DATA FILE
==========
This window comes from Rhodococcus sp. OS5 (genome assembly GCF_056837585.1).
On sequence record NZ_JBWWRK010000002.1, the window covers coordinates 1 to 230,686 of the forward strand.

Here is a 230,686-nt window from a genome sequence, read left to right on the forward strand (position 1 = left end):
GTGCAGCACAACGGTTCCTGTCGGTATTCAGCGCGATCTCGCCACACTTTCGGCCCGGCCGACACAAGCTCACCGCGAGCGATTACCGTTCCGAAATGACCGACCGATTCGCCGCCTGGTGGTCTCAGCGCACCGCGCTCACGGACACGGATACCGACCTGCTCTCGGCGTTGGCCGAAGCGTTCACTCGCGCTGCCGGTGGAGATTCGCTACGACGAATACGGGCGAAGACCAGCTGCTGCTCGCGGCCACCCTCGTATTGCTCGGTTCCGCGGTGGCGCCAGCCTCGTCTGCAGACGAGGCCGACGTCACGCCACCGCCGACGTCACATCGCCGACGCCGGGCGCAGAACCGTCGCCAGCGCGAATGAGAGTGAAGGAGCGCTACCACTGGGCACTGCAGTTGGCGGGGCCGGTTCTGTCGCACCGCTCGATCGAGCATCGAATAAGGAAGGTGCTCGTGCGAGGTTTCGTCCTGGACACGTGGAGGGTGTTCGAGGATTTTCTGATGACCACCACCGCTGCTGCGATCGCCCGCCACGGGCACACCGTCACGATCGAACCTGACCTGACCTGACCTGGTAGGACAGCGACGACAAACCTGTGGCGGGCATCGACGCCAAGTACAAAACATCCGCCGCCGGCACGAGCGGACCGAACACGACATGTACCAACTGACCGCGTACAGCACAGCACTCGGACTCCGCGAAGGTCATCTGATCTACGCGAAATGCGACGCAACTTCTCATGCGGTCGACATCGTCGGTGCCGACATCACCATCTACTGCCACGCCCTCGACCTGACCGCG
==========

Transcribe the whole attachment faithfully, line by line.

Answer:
This window comes from Rhodococcus sp. OS5 (genome assembly GCF_056837585.1).
On sequence record NZ_JBWWRK010000002.1, the window covers coordinates 1 to 230,686 of the forward strand.

Here is a 230,686-nt window from a genome sequence, read left to right on the forward strand (position 1 = left end):
GTGCAGCACAACGGTTCCTGTCGGTATTCAGCGCGATCTCGCCACACTTTCGGCCCGGCCGACACAAGCTCACCGCGAGCGATTACCGTTCCGAAATGACCGACCGATTCGCCGCCTGGTGGTCTCAGCGCACCGCGCTCACGGACACGGATACCGACCTGCTCTCGGCGTTGGCCGAAGCGTTCACTCGCGCTGCCGGTGGAGATTCGCTACGACGAATACGGGCGAAGACCAGCTGCTGCTCGCGGCCACCCTCGTATTGCTCGGTTCCGCGGTGGCGCCAGCCTCGTCTGCAGACGAGGCCGACGTCACGCCACCGCCGACGTCACATCGCCGACGCCGGGCGCAGAACCGTCGCCAGCGCGAATGAGAGTGAAGGAGCGCTACCACTGGGCACTGCAGTTGGCGGGGCCGGTTCTGTCGCACCGCTCGATCGAGCATCGAATAAGGAAGGTGCTCGTGCGAGGTTTCGTCCTGGACACGTGGAGGGTGTTCGAGGATTTTCTGATGACCACCACCGCTGCTGCGATCGCCCGCCACGGGCACACCGTCACGATCGAACCTGACCTGACCTGACCTGGTAGGACAGCGACGACAAACCTGTGGCGGGCATCGACGCCAAGTACAAAACATCCGCCGCCGGCACGAGCGGACCGAACACGACATGTACCAACTGACCGCGTACAGCACAGCACTCGGACTCCGCGAAGGTCATCTGATCTACGCGAAATGCGACGCAACTTCTCATGCGGTCGACATCGTCGGTGCCGACATCACCATCTACTGCCACGCCCTCGACCTGACCGCG